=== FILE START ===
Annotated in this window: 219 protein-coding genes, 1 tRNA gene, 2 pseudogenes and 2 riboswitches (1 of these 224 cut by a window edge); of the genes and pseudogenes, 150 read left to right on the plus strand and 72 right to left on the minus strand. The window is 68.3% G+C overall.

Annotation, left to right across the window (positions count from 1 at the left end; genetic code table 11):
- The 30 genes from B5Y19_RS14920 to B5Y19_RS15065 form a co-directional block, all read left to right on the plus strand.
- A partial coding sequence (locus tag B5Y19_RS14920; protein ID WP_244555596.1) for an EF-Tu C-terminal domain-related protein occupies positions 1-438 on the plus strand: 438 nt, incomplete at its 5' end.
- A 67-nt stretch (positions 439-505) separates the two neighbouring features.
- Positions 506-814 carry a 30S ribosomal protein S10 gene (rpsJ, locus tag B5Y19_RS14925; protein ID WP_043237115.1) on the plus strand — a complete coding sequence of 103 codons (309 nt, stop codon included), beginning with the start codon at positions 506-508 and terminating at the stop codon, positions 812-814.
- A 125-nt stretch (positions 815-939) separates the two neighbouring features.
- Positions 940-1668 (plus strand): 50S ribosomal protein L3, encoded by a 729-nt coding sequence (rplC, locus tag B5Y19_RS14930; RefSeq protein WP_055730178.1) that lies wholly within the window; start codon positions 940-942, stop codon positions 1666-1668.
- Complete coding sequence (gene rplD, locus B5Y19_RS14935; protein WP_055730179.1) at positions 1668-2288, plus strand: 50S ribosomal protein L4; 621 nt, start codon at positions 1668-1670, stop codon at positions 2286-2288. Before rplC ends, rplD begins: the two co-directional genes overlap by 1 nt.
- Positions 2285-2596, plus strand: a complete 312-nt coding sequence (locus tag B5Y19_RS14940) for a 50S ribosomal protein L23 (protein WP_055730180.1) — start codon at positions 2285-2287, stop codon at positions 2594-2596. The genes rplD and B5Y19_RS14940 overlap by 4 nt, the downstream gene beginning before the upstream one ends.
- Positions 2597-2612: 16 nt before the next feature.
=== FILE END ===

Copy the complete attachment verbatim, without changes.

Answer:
Annotated in this window: 219 protein-coding genes, 1 tRNA gene, 2 pseudogenes and 2 riboswitches (1 of these 224 cut by a window edge); of the genes and pseudogenes, 150 read left to right on the plus strand and 72 right to left on the minus strand. The window is 68.3% G+C overall.

Annotation, left to right across the window (positions count from 1 at the left end; genetic code table 11):
- The 30 genes from B5Y19_RS14920 to B5Y19_RS15065 form a co-directional block, all read left to right on the plus strand.
- A partial coding sequence (locus tag B5Y19_RS14920; protein ID WP_244555596.1) for an EF-Tu C-terminal domain-related protein occupies positions 1-438 on the plus strand: 438 nt, incomplete at its 5' end.
- A 67-nt stretch (positions 439-505) separates the two neighbouring features.
- Positions 506-814 carry a 30S ribosomal protein S10 gene (rpsJ, locus tag B5Y19_RS14925; protein ID WP_043237115.1) on the plus strand — a complete coding sequence of 103 codons (309 nt, stop codon included), beginning with the start codon at positions 506-508 and terminating at the stop codon, positions 812-814.
- A 125-nt stretch (positions 815-939) separates the two neighbouring features.
- Positions 940-1668 (plus strand): 50S ribosomal protein L3, encoded by a 729-nt coding sequence (rplC, locus tag B5Y19_RS14930; RefSeq protein WP_055730178.1) that lies wholly within the window; start codon positions 940-942, stop codon positions 1666-1668.
- Complete coding sequence (gene rplD, locus B5Y19_RS14935; protein WP_055730179.1) at positions 1668-2288, plus strand: 50S ribosomal protein L4; 621 nt, start codon at positions 1668-1670, stop codon at positions 2286-2288. Before rplC ends, rplD begins: the two co-directional genes overlap by 1 nt.
- Positions 2285-2596, plus strand: a complete 312-nt coding sequence (locus tag B5Y19_RS14940) for a 50S ribosomal protein L23 (protein WP_055730180.1) — start codon at positions 2285-2287, stop codon at positions 2594-2596. The genes rplD and B5Y19_RS14940 overlap by 4 nt, the downstream gene beginning before the upstream one ends.
- Positions 2597-2612: 16 nt before the next feature.